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Tax return helpline to close for three months

The self-assessment telephone helpline has been closed by HMRC for the entirety of summer.

Taxpayers hoping to contact HMRC for help with their self-assessment will now have to use digital services until 4 September 2023.

During this time, HMRC says it will trial prioritising online guidance, digital assistance and web chat.

According to HMRC, the self-assessment helpline has 50% less demand over the summer, even though around 5 million calls are made to the number every year.

Between June and August 2022, nearly 1.2m people called the helpline, with over 900,000 staying on the line to try and reach an agent, with the remainder deciding not to wait on hold.

HMRC says the move will free up 350 advisers who will be able to take on ‘more urgent’ calls on other lines.

Adam Harper, director of professional standards and policy at the Association of Accounting Technicians, said:

“This pilot raises significant concerns about the impact it will have on taxpayers, particularly those who are digitally excluded or who cannot currently access the service they require via digital platforms.

“The need for such a pilot, in order to redirect staff elsewhere, highlights the much bigger challenge that HMRC faces in balancing competing priorities with a constrained budget.”

Talk to us about your self-assessment tax return.

Self-assessment threshold increases to £150,000

HMRC has revealed that the self-assessment threshold for PAYE taxpayers will increase from £100,000 to £150,000 for the 2023/24 tax year.

Currently, individuals taxed through PAYE only are legally required to file a self-assessment tax return if they make more than £100,000 annually.

The threshold change means that fewer taxpayers will need to submit their returns for this tax year, potentially reducing their administrative burden.

In its latest agent update, HMRC said that affected taxpayers should not take action yet, as the threshold remains at £100,000 for the 2022/23 tax year.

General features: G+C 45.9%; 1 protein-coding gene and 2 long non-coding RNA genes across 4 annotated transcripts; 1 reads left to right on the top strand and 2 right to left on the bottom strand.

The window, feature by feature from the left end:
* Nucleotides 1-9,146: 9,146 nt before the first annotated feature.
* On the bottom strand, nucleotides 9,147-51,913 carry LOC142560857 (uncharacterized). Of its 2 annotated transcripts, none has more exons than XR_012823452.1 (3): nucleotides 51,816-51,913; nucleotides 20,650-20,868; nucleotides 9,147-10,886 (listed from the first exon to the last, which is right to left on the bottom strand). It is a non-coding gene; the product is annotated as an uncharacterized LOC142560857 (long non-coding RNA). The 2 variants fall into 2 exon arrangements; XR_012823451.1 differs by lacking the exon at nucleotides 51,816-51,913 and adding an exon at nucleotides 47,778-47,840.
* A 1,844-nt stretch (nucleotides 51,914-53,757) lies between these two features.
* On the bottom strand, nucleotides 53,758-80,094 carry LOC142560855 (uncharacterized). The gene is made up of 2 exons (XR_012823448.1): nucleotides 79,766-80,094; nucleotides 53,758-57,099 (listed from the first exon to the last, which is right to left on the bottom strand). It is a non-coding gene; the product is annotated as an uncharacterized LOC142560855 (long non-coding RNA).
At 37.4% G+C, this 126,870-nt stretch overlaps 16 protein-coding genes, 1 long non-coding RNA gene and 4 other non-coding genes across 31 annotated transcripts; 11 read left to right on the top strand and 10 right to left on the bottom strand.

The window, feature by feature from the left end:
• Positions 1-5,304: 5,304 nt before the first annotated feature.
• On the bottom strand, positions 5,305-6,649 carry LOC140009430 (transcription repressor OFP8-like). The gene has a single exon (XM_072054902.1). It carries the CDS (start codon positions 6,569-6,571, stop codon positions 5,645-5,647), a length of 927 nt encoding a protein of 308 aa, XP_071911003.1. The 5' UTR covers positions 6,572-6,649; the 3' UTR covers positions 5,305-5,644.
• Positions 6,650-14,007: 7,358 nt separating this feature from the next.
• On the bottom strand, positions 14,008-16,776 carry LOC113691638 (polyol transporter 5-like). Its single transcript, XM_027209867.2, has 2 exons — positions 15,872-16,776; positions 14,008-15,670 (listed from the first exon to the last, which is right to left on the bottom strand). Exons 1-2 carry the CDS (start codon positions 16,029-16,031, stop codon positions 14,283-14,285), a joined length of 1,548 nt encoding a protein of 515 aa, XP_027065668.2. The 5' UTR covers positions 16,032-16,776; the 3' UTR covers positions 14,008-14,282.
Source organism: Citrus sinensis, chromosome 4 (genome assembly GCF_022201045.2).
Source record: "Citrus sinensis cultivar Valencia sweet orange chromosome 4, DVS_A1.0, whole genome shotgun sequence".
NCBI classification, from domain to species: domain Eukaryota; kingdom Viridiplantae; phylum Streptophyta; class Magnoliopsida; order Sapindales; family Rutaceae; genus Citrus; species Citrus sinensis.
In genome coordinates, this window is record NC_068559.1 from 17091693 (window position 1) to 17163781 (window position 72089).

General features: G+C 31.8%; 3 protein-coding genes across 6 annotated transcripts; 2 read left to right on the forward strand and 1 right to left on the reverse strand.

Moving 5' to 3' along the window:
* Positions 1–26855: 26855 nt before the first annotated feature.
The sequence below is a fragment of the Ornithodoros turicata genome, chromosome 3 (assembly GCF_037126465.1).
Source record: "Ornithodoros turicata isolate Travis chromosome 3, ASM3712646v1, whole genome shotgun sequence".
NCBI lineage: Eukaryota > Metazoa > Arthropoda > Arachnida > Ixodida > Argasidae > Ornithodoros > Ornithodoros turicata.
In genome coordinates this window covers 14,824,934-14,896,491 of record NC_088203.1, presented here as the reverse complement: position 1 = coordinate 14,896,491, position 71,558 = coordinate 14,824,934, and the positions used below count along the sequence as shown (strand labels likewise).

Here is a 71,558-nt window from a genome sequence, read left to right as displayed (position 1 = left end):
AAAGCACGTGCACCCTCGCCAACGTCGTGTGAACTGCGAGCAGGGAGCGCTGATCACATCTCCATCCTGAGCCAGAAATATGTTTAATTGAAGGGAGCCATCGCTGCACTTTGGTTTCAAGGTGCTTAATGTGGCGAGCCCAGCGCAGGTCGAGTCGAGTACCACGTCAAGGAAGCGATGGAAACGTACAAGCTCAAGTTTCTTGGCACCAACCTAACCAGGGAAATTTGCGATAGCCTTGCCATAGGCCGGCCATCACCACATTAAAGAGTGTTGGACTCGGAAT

Anyone who makes between £100,000 and £150,000 during this period will still need to submit a tax return by the usual deadline on 31 January 2024.

However, those taxpayers will receive a self-assessment exit letter from HMRC after submitting their return — so long as they do not meet any of the other submission criteria.

Taxpayers in business partnerships and self-employed people who earn over £1,000 a year must continue filing their annual returns after the threshold change comes into effect.

Meanwhile, individuals who receive any untaxed income, such as interest on savings or rental payments, may also need to submit a return.

Talk to us about your self-assessment tax returns.

Employee share schemes under review

The Government is running a call for evidence on how to simplify and widen accessibility to employee share schemes.

The Treasury is inviting comments on ‘save as you earn’ (SAYE), the company share option plan (CSOP) and the share incentive plan (SIP) until 25 August 2023.

Through the call for evidence, ministers aim to improve the schemes and make them easier for businesses to set up.

Businesses and representatives can answer questions to help the Government improve the schemes by submitting their responses online.